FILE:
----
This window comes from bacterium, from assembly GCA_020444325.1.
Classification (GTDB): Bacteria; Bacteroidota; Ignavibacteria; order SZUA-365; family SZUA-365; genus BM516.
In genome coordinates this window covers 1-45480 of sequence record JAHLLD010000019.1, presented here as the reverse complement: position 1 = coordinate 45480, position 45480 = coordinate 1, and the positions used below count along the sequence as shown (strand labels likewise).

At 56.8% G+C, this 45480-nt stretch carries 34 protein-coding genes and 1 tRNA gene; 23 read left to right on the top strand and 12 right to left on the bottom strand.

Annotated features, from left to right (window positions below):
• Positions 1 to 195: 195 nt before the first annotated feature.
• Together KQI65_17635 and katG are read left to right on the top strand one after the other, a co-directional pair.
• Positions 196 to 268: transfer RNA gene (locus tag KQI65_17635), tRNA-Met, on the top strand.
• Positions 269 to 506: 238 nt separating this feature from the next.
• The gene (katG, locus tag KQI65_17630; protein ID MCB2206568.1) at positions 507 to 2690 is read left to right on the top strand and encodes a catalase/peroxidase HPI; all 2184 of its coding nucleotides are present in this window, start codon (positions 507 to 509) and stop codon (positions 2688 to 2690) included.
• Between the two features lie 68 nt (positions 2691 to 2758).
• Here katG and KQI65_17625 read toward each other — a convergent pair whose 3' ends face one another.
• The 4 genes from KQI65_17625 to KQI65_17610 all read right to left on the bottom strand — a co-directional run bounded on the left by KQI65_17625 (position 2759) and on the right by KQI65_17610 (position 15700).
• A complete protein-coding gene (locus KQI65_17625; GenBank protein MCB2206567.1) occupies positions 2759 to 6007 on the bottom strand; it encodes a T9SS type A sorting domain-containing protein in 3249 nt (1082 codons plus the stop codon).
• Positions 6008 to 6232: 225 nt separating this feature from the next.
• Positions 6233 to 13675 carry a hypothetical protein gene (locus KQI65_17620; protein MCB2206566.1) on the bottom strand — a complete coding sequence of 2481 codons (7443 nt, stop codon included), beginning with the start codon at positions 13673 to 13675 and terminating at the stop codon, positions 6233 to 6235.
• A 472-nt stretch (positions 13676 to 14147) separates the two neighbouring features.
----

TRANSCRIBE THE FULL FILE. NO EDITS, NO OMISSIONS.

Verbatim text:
This window comes from bacterium, from assembly GCA_020444325.1.
Classification (GTDB): Bacteria; Bacteroidota; Ignavibacteria; order SZUA-365; family SZUA-365; genus BM516.
In genome coordinates this window covers 1-45480 of sequence record JAHLLD010000019.1, presented here as the reverse complement: position 1 = coordinate 45480, position 45480 = coordinate 1, and the positions used below count along the sequence as shown (strand labels likewise).

At 56.8% G+C, this 45480-nt stretch carries 34 protein-coding genes and 1 tRNA gene; 23 read left to right on the top strand and 12 right to left on the bottom strand.

Annotated features, from left to right (window positions below):
• Positions 1 to 195: 195 nt before the first annotated feature.
• Together KQI65_17635 and katG are read left to right on the top strand one after the other, a co-directional pair.
• Positions 196 to 268: transfer RNA gene (locus tag KQI65_17635), tRNA-Met, on the top strand.
• Positions 269 to 506: 238 nt separating this feature from the next.
• The gene (katG, locus tag KQI65_17630; protein ID MCB2206568.1) at positions 507 to 2690 is read left to right on the top strand and encodes a catalase/peroxidase HPI; all 2184 of its coding nucleotides are present in this window, start codon (positions 507 to 509) and stop codon (positions 2688 to 2690) included.
• Between the two features lie 68 nt (positions 2691 to 2758).
• Here katG and KQI65_17625 read toward each other — a convergent pair whose 3' ends face one another.
• The 4 genes from KQI65_17625 to KQI65_17610 all read right to left on the bottom strand — a co-directional run bounded on the left by KQI65_17625 (position 2759) and on the right by KQI65_17610 (position 15700).
• A complete protein-coding gene (locus KQI65_17625; GenBank protein MCB2206567.1) occupies positions 2759 to 6007 on the bottom strand; it encodes a T9SS type A sorting domain-containing protein in 3249 nt (1082 codons plus the stop codon).
• Positions 6008 to 6232: 225 nt separating this feature from the next.
• Positions 6233 to 13675 carry a hypothetical protein gene (locus KQI65_17620; protein MCB2206566.1) on the bottom strand — a complete coding sequence of 2481 codons (7443 nt, stop codon included), beginning with the start codon at positions 13673 to 13675 and terminating at the stop codon, positions 6233 to 6235.
• A 472-nt stretch (positions 13676 to 14147) separates the two neighbouring features.